5. I can't now find where in the logs I explained the US Supreme Court will not consider putative questions, though I'd like to link it here. []
  6. The converse should not be regarded. That socialism's imbeciles will readily misidentify anything as their ally is well documented already. []
  7. Scientists don't usually talk well with children, because children tend to ask "why ?" indiscriminately, and the scientists don't want to question their paradigm as (subconscious, but rock-solid) foundation for their continued escapism. []
  8. "Technological progress" in particular has absolutely nothing to do with it ; the same hordes drooling while clucking at the dumbphone now were just as much drooling, but while looking out a physical window for as long as they had those ; and otherwise looking into the fire, for as long as they had that, and so on. Exchanging camps around open pit fires for walls with holes in them is technological progress, of course, yet it has entirely no bearing in the discussion. []
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7 Responses

  1. I admire the flow of this, with one stone I presume my own shortcomings have tossed in the stream: as the notion of culture controlling the moment of death is abstract and to my mind lacks example, the attempt to hang what follows on that thread is fairly gnarly. Suggestions to make the concept more concrete?

  2. Mircea Popescu`s avatar
    Mircea Popescu 
    Saturday, 29 May 2021

    From Seneca's (or, for that matter, Stefan Augustin Doinas' own Irinel Liciu) all the way to America's Only True Prophet refusal to further dwell with idiots on one hand, and from Adolf Hitler's to Julius Caesar's refusal to permit idiots to further dwell... Really, take your pick.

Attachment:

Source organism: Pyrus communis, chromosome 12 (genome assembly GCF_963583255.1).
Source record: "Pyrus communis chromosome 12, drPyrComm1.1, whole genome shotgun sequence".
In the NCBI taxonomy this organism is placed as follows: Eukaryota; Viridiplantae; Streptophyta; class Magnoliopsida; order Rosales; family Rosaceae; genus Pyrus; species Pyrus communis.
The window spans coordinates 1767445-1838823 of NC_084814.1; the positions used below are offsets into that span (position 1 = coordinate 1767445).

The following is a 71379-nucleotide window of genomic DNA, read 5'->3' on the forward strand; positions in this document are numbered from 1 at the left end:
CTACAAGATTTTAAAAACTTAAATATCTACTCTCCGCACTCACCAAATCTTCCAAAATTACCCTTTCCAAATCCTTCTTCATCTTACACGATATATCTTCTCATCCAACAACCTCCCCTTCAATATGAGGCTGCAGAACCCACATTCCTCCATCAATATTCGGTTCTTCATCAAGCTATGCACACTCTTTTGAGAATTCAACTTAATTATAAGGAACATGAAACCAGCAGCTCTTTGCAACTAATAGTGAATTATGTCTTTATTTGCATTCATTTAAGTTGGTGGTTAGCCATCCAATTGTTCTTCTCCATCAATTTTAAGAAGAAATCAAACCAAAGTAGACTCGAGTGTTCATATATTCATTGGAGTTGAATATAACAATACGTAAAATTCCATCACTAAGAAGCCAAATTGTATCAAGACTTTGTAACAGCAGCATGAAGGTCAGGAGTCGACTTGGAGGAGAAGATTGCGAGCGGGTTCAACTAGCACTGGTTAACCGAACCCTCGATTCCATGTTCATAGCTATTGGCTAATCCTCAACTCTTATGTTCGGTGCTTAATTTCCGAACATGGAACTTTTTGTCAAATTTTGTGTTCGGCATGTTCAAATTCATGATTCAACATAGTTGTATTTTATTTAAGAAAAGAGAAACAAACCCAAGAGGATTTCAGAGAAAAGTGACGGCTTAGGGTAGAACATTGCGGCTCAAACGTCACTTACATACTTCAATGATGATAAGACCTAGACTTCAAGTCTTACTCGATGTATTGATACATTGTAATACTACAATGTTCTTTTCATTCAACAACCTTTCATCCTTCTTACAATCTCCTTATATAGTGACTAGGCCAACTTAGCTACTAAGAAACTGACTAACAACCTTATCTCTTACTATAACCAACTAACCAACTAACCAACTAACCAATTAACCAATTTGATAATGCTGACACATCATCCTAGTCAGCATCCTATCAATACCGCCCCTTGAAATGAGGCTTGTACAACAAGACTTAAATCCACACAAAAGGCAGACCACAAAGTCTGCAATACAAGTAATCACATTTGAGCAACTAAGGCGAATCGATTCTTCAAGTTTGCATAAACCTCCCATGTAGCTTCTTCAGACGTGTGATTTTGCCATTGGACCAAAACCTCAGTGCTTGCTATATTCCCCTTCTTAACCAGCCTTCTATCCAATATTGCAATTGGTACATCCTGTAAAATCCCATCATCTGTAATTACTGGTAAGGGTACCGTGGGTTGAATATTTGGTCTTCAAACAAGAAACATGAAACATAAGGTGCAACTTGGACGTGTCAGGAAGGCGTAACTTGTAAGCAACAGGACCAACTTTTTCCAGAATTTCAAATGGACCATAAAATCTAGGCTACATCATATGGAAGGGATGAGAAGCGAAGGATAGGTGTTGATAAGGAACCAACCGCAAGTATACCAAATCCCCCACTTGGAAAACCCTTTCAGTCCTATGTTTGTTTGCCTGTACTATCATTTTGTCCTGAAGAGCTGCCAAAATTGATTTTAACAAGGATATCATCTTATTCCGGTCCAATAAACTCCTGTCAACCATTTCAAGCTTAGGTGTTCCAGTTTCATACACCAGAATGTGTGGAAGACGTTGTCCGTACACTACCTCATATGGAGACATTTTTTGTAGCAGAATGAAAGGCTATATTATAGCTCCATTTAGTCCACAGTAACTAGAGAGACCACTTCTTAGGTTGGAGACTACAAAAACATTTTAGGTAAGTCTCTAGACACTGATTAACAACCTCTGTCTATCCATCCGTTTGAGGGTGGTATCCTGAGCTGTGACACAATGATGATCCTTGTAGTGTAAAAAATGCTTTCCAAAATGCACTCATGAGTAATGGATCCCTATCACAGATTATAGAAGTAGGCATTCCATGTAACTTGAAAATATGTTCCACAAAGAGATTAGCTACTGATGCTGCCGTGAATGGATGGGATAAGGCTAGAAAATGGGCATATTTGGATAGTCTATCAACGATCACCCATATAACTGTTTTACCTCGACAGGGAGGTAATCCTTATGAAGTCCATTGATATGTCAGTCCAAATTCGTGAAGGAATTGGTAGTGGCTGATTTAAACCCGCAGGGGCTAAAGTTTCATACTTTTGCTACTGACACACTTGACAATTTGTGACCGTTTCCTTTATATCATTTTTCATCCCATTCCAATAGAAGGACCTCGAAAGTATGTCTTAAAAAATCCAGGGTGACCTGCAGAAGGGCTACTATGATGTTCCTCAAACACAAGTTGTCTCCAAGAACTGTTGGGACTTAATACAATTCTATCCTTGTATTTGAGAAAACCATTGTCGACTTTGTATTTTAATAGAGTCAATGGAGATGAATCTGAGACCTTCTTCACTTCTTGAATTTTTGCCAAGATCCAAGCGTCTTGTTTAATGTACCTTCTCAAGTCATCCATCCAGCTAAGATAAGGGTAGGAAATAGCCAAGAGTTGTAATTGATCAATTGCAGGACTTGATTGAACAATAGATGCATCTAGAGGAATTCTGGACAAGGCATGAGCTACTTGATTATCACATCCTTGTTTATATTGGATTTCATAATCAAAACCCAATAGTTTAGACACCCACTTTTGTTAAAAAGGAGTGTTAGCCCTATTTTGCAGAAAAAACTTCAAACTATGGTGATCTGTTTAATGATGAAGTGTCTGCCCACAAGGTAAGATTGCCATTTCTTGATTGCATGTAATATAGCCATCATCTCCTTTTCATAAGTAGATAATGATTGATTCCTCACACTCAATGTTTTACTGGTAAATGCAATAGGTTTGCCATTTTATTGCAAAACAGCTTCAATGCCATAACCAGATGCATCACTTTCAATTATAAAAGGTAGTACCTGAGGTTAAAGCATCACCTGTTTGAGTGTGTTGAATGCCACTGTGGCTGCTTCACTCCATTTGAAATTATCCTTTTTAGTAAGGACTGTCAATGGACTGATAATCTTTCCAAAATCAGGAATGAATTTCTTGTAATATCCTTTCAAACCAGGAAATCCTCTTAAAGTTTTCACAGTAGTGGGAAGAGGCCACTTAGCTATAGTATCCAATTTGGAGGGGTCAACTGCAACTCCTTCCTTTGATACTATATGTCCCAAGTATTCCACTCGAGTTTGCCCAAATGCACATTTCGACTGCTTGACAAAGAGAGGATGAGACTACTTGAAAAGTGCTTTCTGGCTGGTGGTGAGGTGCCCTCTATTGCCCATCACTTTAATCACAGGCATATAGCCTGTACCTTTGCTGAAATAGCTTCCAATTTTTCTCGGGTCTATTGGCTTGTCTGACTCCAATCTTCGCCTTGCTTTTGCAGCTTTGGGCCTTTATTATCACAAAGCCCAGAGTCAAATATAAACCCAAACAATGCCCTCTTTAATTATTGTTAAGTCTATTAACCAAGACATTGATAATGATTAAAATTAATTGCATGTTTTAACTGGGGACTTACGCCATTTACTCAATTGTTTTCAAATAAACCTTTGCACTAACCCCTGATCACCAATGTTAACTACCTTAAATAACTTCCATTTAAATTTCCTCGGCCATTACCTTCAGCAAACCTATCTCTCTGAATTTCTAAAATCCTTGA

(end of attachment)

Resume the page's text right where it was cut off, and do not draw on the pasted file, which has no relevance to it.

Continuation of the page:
There is absolutely no difference between the lists of soon-to-be-dead bureaucrats Stalin scribbled something on, and the cleverness in Shaw's epistle dedicatory or various authors' modest proposals. Of the תַּנַ״ךְ ‎the song of songs and the book of Esther are escapism, the rest's very much culture, and specifically in this sense : outflow of the control of moments of death.

  3. Well that certainly helps with concreteness, thanks. To move back up from my own request a little, then: what implications does this have for say literature and the plastic arts? Are paintings with a momento mori bent the true/best/most cultural paintings, making mere pastoral scenes escapism?

    Seemingly out of nowhere, this also makes cannibalism interesting all over again --how to tell if a cannibal has, through his killing, involved culture?

  4. Mircea Popescu`s avatar
    Mircea Popescu 
    Tuesday, 1 June 2021

    All arts, from literature to any aesthetic pursuit are fundamentally and inescapably escapist ; attempts to culturalize literature (or the arts more generally), known among the savages as "tendency in art" or "art with moral values" necessarily run into the Jarry objection. (Did you read Ubu Roi btw ?)

    Yes tendentious literature can very much still be literature (though it's not literature for being tendentious -- it's tendentious for being tendentious, and literature for being literature) ; otherwise tendentious pieces are the most cultural, in the sense the others aren't directly cultural ; but on one hand culture has the overarching capacity to repurpose, re-appropriate and reinterpret anything in cultural terms -- so purely acultural art objects may survive briefly on the first pass ; but otherwise will either be forgotten or cultured -- and on the other hand there's nothing true or best involved in any of this.

    Cannibalism is a consummatedly cultural act, which is why you heard about it from the cultural productions of the people managing the killing of the "savages". Outside of those preoccupations of the Spanish the practice scarcely exists, and certainly is neither familiar nor interesting to the natives.

  5. Ubu Roi is still in "should" rather'n "did", and I imagine I'll have to revisit all this after that and I guess Strauss are properly digested.

    You ever think about making an "essential" category, btw (have I asked this fifty times already?)?

  6. Mircea Popescu`s avatar
    Mircea Popescu 
    Wednesday, 2 June 2021

    But essential for whom ?

    Nothing's essential, culture's like the marxist dreamworld, everything's got more substitutes than anyone's inclined to count.

  1. [...] denotes a specific set of answers to the pressures of group survival. Being a woman is a matter of culture. It denotes a specific set of answersi to the pressures of individual existence. The two terms are [...]